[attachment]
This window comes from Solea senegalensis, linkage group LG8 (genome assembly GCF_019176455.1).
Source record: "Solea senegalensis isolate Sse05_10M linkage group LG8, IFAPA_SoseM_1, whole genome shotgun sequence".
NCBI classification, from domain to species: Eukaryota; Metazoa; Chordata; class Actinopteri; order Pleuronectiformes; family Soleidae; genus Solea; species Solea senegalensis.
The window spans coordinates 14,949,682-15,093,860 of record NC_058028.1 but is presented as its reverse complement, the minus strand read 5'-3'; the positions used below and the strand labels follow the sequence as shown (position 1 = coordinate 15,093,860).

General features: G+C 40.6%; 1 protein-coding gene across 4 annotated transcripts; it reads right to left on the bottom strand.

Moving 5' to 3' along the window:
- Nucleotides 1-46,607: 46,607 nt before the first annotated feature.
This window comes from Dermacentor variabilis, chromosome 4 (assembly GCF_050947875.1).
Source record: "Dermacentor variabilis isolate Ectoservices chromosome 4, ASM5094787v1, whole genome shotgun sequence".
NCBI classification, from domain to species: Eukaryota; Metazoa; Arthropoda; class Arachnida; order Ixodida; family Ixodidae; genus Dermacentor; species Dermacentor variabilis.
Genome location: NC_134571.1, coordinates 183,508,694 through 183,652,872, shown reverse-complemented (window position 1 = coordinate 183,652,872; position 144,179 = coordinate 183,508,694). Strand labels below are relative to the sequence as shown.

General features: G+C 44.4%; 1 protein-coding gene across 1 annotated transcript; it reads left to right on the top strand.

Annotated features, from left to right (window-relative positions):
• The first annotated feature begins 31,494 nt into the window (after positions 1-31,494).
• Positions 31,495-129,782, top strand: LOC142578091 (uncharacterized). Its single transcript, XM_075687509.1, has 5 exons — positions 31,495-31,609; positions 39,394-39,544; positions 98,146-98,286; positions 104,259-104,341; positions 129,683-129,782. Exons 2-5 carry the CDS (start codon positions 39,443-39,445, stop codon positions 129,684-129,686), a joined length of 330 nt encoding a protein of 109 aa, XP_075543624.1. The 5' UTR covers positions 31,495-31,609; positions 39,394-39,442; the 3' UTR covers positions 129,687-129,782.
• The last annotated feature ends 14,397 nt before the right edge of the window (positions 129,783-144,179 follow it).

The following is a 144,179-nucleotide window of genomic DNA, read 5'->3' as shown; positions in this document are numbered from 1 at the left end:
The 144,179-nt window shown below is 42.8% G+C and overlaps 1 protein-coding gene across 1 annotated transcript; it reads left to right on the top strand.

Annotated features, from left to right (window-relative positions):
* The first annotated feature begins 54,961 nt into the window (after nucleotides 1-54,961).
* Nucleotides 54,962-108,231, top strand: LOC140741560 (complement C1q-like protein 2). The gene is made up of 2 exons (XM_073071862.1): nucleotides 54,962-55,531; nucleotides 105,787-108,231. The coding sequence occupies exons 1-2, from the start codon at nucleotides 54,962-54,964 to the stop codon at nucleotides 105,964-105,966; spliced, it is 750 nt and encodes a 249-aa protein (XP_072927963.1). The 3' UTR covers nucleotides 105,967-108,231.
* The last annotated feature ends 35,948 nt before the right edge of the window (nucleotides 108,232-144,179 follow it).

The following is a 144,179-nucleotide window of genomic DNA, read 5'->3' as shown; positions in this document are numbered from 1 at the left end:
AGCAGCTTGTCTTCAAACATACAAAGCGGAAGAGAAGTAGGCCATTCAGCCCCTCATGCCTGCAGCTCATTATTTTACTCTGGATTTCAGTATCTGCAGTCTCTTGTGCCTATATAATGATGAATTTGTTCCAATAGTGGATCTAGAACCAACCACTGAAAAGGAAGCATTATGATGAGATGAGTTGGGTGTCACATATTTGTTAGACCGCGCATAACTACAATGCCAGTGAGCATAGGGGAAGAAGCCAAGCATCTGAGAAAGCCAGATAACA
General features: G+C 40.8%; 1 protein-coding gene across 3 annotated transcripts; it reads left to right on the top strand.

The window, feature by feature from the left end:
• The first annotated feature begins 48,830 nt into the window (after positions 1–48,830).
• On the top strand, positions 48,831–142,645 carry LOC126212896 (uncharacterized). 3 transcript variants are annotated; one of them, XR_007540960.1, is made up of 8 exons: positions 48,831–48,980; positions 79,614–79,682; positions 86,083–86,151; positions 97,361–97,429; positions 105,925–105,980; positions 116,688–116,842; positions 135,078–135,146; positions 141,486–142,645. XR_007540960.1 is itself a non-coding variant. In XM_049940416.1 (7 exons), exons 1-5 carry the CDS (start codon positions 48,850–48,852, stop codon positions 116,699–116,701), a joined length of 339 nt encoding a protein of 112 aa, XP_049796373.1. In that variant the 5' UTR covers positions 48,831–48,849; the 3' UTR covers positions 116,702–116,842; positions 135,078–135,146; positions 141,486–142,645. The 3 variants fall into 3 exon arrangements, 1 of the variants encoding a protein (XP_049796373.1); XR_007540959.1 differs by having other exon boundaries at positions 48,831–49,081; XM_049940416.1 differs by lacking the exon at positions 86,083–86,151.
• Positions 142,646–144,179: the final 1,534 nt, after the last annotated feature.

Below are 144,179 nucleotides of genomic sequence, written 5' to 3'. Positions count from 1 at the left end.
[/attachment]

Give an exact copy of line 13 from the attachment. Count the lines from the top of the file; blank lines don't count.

Annotated features, from left to right (window-relative positions):